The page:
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Steamboat, the good and the bad

post #1 of 14
Thread Starter 

Not another thread about technical terrain, snow conditions, or comparisons to...

 

Lets get the bad out of the way.  On April 6, the morning of our first full day on the hill, my 14 year old son broke his arm. Not garden variety. Snapped his humorous bone, down for the count.  Three days later, we were out with a plate and ten screws.  As unfortunate as the event was, I am not sure we could have encountered better people.  

 

Right after the event, Ski Patrol met me at the top of the lift so I could take them to him.  Not one person but four professionals.  They had a friendly veneer over a core of all business.

 

After assessing my sons health, the ambulance guys wanted to know, "if he had a good story."  It was just what he needed.

 

The people at the Yampa Valley Medical Center were every bit as kind.  All the way from the ER doctor to the fantastic nurses.  I wish I were at liberty to name names.

 

I can understand the "that is what they are supposed to do.." or "they do it all the time.." opinions.  However, we all know that repetition can lead to complacency and going through the motions.  That was not the case with our experience.  These people truly care.

 

So, while I certainly hope it doesn't happen to you, rest assured that if it does, you are in good hands.

 

Thanks again to all that helped our family.

post #2 of 14

Come on back and create some new good memories next season!  Yes, I have been have been sledded off the mountain myself and have had a friend taken off the mountain as well.  Top notch folks there from the Mountain to the ER and beyond. Did you get the black, tricked out Suburban Ambulance ride over to YVMC ER?  :D  nicest ambulance rider ever.....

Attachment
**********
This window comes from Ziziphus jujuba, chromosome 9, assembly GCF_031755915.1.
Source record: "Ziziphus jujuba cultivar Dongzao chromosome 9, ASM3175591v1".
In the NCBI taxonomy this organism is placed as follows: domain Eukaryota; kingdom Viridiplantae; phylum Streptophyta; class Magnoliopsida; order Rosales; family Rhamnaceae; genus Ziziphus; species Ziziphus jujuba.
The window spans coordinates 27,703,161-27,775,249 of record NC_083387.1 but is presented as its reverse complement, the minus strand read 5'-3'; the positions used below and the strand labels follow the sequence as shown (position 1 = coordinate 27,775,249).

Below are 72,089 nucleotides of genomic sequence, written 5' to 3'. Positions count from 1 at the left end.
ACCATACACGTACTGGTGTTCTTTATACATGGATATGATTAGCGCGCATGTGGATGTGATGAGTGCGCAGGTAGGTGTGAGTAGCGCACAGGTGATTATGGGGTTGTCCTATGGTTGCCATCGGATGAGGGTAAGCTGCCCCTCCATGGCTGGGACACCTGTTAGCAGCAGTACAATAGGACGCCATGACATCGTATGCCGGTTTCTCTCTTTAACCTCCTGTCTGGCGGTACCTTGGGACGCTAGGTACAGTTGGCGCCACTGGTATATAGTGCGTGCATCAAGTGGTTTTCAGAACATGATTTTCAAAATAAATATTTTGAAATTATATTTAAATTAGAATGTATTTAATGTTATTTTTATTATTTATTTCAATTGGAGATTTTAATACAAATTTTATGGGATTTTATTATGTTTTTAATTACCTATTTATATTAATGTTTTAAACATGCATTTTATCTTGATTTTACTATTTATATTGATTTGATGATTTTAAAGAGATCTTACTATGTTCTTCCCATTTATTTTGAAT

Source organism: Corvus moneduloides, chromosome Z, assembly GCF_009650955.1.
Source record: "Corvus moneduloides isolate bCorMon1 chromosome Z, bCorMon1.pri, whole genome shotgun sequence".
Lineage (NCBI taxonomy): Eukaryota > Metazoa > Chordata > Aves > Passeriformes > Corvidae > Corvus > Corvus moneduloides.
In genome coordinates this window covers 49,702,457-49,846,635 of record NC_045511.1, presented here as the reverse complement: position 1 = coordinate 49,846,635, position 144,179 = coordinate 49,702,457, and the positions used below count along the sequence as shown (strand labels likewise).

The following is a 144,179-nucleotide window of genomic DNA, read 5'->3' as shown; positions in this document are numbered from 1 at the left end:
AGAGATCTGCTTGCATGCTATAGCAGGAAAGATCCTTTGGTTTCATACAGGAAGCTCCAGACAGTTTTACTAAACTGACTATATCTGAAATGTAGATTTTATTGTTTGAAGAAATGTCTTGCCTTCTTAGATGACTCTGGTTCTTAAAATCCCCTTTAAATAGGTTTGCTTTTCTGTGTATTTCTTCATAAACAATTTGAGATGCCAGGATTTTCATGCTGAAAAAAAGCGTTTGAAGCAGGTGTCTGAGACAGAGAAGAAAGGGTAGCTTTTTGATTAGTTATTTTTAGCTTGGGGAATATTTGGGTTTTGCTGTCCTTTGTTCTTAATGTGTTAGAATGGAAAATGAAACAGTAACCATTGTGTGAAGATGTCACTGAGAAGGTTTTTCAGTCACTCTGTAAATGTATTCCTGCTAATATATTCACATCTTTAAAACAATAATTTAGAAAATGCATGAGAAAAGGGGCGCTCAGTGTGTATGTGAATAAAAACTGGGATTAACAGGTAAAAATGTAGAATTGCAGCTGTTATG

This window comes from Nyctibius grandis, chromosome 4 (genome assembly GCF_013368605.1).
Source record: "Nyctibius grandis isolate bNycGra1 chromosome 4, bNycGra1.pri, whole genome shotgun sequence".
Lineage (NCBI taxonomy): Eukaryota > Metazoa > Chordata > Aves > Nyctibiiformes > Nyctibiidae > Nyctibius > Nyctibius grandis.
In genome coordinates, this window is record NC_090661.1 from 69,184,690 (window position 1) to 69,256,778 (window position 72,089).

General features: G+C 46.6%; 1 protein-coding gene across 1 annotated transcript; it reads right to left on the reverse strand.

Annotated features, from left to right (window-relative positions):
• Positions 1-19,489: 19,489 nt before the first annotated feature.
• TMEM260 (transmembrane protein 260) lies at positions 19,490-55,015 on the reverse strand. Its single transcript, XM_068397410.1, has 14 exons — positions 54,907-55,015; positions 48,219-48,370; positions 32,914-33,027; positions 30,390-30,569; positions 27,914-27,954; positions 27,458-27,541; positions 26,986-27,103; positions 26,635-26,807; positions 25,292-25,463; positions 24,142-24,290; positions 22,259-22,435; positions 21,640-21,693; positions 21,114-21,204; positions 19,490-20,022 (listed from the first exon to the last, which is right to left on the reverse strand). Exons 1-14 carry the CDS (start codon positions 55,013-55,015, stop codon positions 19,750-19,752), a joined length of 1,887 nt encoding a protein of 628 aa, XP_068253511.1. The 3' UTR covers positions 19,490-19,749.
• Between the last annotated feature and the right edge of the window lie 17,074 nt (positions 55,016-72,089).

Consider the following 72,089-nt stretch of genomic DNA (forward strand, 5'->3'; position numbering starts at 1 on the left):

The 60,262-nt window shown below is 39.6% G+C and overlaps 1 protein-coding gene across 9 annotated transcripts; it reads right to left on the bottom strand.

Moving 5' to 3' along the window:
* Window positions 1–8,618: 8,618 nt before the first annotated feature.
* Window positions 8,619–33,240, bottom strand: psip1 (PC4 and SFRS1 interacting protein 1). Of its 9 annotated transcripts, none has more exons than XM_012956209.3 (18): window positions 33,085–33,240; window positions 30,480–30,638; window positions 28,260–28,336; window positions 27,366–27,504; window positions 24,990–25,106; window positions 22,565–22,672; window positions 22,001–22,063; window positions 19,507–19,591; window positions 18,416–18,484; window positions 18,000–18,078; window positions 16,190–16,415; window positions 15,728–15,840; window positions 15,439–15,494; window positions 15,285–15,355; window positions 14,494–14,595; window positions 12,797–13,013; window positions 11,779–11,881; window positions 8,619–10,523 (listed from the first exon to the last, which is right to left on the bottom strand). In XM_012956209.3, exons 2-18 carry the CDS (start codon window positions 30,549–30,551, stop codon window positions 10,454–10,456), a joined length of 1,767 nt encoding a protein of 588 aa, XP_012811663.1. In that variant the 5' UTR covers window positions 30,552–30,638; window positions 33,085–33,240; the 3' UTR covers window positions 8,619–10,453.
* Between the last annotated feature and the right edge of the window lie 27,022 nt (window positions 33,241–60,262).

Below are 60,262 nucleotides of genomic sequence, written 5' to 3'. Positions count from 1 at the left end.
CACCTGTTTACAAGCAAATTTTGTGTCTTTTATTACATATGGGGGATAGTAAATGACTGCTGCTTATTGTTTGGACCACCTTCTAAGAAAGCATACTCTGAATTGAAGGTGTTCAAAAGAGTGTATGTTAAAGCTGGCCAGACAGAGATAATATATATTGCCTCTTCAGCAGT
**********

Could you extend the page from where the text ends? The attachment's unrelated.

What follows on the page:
post #3 of 14

My wife needed Steamboat Ski Patrol for a minor injury, they were amazing and really made her feel good about the situation.  Lots of good folks in Steamboat!

 

Glad to hear your son has a "good story" for the memoirs ;)

post #4 of 14
Quote:
Originally Posted by Finndog View Post
 

Come on back and create some new good memories next season!  Yes, I have been have been sledded off the mountain myself and have had a friend taken off the mountain as well.  Top notch folks there from the Mountain to the ER and beyond. Did you get the black, tricked out Suburban Ambulance ride over to YVMC ER?  :D  nicest ambulance rider ever.....

 

I remember that...

 

post #5 of 14

nice, 3 surgeries later.....  :D

post #6 of 14

We hope to be there next season for our group trip.

 

Finn, If you happen to get over to your favorite dining establishment (Bistro CV), If you can, stick your head into the kitchen and say hi to Chereen (my niece) and if you make it to Butcherknife, Say Hi to Rob Schwartz (her S.O.)

post #7 of 14
Quote:
Originally Posted by dchan View Post
 

We hope to be there next season for our group trip.

 

Finn, If you happen to get over to your favorite dining establishment (Bistro CV), If you can, stick your head into the kitchen and say hi to Chereen (my niece) and if you make it to Butcherknife, Say Hi to Rob Schwartz (her S.O.)